The ALJ's Decision: In her July 8, 2015 decision, the ALJ found Kemp had severe impairments of other and unspecified arthropathies, degenerative disc disease, personality disorders, and substance addiction disorders. The ALJ determined Kemp had the residual functional capacity (“RFC”) to perform light work with restrictions which mirrored those contained in her initial hypothetical question posed to Welch and listed in footnote one herein. The ALJ, citing the relevant factors, found Kemp was “not entirely credible.” (Tr. 16). In reaching this credibility conclusion, the ALJ specifically noted the absence of objective medical evidence corresponding to the subjective allegations of pain; Kemp's daily activities; the dosage, effectiveness, and side effects of medications; malingering noted by two physicians; Kemp's failure to follow medical advice to cease smoking; and the absence of any opinion by a treating physician that Kemp is disabled or has greater limitations than those contained in the RFC. The ALJ thoroughly reviewed the medical findings by both treating and consulting examiners, and also addressed the findings of the state agency physicians. In reaching her RFC conclusion, the ALJ ultimately assigned “significant weight” to the findings of Dr. Faucette, who performed a consultative mental examination, and “greater weight” to the findings of licensed psychological examiner Dr. Howell and treating physician Dr. Nguyen. She accorded only “some weight” to the findings of Dr. Pledger, who performed a consultative general physical examination, and the state agency physicians. Relying upon the testimony of Welch, the ALJ concluded Kemp was not disabled. (Tr. 11-24).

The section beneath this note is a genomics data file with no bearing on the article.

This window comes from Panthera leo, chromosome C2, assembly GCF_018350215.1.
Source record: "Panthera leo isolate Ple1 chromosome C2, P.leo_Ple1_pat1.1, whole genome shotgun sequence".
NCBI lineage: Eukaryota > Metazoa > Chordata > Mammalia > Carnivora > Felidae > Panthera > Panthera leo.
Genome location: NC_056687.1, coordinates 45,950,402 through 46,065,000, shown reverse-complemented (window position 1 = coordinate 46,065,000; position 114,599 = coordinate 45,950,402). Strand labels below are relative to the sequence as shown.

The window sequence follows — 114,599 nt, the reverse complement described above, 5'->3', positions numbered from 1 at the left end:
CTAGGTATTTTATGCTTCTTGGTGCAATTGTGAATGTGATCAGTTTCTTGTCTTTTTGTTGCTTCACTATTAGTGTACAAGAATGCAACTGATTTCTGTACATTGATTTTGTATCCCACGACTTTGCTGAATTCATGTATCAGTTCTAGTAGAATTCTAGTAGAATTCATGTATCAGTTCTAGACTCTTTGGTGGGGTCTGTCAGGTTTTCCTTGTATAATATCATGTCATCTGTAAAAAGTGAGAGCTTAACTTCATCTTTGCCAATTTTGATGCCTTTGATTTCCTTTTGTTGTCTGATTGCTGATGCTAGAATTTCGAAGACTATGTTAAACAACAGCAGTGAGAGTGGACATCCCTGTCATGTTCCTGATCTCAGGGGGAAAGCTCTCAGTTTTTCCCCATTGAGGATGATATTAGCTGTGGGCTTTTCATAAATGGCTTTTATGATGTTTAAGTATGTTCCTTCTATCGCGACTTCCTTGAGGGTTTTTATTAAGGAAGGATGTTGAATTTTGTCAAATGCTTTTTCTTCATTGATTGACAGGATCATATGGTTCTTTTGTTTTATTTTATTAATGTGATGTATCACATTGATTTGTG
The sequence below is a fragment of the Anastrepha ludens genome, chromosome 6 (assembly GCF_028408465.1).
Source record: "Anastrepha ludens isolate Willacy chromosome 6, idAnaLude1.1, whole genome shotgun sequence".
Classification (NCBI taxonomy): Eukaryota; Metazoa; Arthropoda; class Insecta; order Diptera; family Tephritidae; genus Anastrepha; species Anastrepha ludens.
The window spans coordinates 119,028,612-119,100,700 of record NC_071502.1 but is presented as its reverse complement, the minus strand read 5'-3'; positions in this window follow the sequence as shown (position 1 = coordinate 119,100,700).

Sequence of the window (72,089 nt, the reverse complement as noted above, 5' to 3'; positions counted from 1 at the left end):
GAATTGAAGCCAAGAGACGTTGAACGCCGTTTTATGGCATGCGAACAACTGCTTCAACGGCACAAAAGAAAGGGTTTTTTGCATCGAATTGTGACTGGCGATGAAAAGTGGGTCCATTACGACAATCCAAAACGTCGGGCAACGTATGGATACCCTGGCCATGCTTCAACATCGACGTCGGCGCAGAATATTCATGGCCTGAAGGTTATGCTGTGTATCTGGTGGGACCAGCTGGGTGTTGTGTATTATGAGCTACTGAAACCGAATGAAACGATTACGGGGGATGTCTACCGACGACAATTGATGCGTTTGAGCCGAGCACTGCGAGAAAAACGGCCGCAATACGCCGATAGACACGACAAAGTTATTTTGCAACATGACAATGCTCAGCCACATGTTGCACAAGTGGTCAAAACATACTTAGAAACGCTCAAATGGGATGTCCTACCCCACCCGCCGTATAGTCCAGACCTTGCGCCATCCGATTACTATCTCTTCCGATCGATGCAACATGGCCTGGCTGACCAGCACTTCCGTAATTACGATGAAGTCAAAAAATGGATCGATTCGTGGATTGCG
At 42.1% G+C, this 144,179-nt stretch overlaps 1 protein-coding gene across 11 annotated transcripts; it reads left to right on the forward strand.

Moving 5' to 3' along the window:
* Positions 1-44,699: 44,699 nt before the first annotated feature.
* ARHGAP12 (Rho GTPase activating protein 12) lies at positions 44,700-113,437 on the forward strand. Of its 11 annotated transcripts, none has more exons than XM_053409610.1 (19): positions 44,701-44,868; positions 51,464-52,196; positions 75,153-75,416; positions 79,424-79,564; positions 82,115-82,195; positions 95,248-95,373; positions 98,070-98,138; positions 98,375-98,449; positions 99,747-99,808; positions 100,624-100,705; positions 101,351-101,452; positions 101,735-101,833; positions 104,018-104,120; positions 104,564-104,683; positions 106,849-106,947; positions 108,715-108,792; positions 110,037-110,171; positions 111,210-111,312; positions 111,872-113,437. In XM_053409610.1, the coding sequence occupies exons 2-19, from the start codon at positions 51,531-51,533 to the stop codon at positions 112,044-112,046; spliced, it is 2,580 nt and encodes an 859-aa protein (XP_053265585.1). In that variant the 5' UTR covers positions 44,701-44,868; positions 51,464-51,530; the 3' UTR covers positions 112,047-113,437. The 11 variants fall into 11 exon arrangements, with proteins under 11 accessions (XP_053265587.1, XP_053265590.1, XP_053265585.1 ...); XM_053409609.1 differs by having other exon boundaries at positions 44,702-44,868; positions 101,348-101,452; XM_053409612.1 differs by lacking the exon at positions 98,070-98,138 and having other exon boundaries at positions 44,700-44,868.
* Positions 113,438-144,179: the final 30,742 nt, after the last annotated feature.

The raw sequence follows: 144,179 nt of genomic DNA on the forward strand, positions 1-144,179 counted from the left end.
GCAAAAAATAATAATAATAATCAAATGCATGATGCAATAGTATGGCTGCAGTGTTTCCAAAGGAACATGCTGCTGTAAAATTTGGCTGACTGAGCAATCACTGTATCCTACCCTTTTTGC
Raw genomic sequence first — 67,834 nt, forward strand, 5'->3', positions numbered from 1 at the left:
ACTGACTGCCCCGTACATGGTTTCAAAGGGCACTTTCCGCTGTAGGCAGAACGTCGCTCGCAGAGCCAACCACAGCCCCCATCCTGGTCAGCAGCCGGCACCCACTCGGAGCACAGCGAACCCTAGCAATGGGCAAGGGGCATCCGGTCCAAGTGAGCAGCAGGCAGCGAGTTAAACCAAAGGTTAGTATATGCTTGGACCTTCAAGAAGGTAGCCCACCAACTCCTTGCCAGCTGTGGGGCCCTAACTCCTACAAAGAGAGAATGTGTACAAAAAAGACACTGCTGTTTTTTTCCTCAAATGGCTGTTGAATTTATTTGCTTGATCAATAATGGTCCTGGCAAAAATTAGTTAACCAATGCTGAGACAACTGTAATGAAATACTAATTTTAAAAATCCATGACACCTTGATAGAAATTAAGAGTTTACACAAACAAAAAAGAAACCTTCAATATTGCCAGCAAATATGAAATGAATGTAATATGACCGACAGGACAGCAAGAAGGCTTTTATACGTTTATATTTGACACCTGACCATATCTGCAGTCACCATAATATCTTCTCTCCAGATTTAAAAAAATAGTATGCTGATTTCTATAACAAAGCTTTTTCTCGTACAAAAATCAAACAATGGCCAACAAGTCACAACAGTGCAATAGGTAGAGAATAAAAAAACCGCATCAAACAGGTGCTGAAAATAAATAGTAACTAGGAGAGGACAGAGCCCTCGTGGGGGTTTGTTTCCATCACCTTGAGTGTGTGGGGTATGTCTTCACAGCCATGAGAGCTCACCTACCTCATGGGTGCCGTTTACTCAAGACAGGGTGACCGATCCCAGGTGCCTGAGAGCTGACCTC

We now address Kemp's arguments.

         Credibility determination: As previously noted, the ALJ addressed Kemp's credibility, citing the relevant factors listed in Polaski v. Heckler, 739 F.2d 1320 (8th Cir. 1984), and SSR 96-7p, [3] which provide the following guidance on issues of credibility:

         The absence of an objective medical basis which supports the degree of severity of subjective complaints alleged is just one factor to be considered in evaluating the credibility of the testimony and complaints. The adjudicator must give full consideration to all of the evidence presented relating to subjective complaints, including the claimant's prior work record, and observations by third parties and treating and examining physicians relating to such matters as:

1. the claimant's daily activities;
2. the duration, frequency and intensity of the pain;
3. precipitating and aggravating factors;
4. dosage, effectiveness and side effects of ...